Since sexual abuse is usually committed not by a stranger but by someone known to and trusted by the individual, it brings with it a great sense of confusion, betrayal, and often guilt. Abusers often threaten, lie to, or reward their victims, adding another layer to the emotional trauma.
Sometimes people get advice – from others, or from their own internal voice – to just “move on,” “forget the past,” or “let go of negative memories.” Such advice may be well-intended, but it is not easy to accomplish and may not be healthful at first. While letting go and practicing forgiveness is a good eventual goal for a survivor of abuse, dealing first with feelings of anger, grief, guilt, anxiety and other painful emotions resulting from the abuse is likely necessary before trying to “move on.”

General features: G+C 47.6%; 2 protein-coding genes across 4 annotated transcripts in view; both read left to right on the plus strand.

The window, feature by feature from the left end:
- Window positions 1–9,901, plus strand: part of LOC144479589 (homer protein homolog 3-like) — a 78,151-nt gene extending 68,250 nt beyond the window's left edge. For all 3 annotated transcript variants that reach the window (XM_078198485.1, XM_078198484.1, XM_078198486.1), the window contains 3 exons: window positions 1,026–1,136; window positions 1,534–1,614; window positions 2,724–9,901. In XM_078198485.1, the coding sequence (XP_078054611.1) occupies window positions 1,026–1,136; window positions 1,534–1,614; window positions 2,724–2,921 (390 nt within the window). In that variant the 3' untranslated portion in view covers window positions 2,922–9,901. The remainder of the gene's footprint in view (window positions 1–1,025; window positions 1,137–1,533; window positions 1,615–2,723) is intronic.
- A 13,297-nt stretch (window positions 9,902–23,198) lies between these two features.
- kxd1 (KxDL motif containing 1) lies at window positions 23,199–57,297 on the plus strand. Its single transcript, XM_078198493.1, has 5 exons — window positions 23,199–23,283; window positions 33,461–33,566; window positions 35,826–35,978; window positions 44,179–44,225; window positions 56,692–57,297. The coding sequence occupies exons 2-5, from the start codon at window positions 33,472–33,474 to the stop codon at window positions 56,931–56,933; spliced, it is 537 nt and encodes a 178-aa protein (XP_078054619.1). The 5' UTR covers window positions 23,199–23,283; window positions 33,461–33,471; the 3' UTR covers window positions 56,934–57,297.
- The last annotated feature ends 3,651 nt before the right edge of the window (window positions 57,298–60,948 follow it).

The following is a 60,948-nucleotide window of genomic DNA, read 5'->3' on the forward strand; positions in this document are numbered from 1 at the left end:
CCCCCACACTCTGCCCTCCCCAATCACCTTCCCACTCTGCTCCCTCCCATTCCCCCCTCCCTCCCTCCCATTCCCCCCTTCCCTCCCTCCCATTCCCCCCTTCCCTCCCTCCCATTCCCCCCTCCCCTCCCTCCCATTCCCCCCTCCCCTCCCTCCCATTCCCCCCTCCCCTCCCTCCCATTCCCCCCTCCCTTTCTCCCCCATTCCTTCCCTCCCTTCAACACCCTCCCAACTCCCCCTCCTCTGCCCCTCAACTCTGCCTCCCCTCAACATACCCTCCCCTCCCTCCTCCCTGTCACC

Therapy can help in a number of ways, including increasing insight into the nature of feelings that are arising, clarifying values and choices, helping with anger management and communication skills, uncovering and working through shame, and facilitating emotional catharsis. If you are or have been a victim of sexual abuse, our compassionate and caring counselors are here and ready to help you heal.